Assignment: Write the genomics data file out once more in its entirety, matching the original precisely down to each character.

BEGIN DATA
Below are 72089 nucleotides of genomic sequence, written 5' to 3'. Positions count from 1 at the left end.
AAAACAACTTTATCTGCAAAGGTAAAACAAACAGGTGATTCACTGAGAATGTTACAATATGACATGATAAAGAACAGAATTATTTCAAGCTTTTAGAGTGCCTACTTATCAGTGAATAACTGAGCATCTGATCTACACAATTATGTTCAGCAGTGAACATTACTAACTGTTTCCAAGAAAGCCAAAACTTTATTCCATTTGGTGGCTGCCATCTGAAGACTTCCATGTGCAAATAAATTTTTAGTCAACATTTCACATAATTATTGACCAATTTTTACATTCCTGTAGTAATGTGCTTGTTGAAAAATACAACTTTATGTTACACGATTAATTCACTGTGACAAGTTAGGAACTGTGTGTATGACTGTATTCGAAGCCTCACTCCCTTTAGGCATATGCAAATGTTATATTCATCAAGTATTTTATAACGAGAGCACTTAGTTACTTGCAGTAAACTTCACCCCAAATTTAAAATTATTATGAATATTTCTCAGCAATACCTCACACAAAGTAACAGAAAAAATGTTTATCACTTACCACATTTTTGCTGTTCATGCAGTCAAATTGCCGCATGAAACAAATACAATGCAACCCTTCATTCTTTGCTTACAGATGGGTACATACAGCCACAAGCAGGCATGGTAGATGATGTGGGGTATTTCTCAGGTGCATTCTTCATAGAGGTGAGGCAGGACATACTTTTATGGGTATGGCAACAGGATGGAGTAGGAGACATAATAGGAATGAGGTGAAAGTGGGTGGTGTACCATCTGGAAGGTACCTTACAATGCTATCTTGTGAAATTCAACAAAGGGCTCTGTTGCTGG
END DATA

Below are 72089 nucleotides of genomic sequence, written 5' to 3'. Positions count from 1 at the left end.
AAAACAACTTTATCTGCAAAGGTAAAACAAACAGGTGATTCACTGAGAATGTTACAATATGACATGATAAAGAACAGAATTATTTCAAGCTTTTAGAGTGCCTACTTATCAGTGAATAACTGAGCATCTGATCTACACAATTATGTTCAGCAGTGAACATTACTAACTGTTTCCAAGAAAGCCAAAACTTTATTCCATTTGGTGGCTGCCATCTGAAGACTTCCATGTGCAAATAAATTTTTAGTCAACATTTCACATAATTATTGACCAATTTTTACATTCCTGTAGTAATGTGCTTGTTGAAAAATACAACTTTATGTTACACGATTAATTCACTGTGACAAGTTAGGAACTGTGTGTATGACTGTATTCGAAGCCTCACTCCCTTTAGGCATATGCAAATGTTATATTCATCAAGTATTTTATAACGAGAGCACTTAGTTACTTGCAGTAAACTTCACCCCAAATTTAAAATTATTATGAATATTTCTCAGCAATACCTCACACAAAGTAACAGAAAAAATGTTTATCACTTACCACATTTTTGCTGTTCATGCAGTCAAATTGCCGCATGAAACAAATACAATGCAACCCTTCATTCTTTGCTTACAGATGGGTACATACAGCCACAAGCAGGCATGGTAGATGATGTGGGGTATTTCTCAGGTGCATTCTTCATAGAGGTGAGGCAGGACATACTTTTATGGGTATGGCAACAGGATGGAGTAGGAGACATAATAGGAATGAGGTGAAAGTGGGTGGTGTACCATCTGGAAGGTACCTTACAATGCTATCTTGTGAAATTCAACAAAGGGCTCTGTTGCTGG